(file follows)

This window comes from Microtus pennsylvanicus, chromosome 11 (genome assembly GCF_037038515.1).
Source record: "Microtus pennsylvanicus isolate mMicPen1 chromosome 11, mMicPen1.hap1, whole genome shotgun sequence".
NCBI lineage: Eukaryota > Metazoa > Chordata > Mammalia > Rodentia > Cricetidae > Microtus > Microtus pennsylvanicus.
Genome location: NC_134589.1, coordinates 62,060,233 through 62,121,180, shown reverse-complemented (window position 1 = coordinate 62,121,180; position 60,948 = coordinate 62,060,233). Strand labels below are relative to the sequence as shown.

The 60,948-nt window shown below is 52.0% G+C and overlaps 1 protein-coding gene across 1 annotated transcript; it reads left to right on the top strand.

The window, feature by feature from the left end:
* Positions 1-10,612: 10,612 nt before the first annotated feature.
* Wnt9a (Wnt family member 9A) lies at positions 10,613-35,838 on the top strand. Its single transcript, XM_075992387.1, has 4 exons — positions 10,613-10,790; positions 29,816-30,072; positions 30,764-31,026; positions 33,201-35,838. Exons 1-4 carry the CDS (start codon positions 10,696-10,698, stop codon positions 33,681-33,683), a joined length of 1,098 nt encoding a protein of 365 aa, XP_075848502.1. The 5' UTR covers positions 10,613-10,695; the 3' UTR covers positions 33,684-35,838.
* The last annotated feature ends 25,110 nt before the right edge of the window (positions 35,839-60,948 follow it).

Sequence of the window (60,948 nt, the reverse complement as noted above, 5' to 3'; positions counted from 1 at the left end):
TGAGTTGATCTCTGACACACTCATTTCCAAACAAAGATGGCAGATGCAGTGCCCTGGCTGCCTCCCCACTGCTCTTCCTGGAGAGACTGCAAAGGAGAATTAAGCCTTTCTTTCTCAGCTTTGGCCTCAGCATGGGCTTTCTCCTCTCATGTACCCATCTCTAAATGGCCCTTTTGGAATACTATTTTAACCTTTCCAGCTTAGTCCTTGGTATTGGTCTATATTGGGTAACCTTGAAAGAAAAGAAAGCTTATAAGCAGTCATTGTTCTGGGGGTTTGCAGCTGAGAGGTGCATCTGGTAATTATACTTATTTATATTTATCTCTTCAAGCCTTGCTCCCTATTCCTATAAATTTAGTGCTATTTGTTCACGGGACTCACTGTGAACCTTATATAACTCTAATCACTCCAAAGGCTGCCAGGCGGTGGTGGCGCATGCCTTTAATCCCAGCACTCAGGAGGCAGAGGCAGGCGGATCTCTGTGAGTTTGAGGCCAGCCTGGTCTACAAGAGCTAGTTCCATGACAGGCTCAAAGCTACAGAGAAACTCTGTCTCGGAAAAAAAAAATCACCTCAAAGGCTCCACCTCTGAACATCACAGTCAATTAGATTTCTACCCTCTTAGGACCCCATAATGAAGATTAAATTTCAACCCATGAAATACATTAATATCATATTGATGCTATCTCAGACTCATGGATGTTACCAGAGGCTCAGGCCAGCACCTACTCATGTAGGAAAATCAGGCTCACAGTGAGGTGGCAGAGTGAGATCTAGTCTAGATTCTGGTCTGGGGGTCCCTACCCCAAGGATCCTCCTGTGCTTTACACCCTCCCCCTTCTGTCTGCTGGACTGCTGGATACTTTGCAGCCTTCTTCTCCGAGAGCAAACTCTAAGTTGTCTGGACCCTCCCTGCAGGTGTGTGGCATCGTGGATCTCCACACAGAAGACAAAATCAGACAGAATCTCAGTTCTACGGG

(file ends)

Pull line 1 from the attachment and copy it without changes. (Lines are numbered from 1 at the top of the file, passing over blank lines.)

This window comes from Microtus pennsylvanicus, chromosome 11 (genome assembly GCF_037038515.1).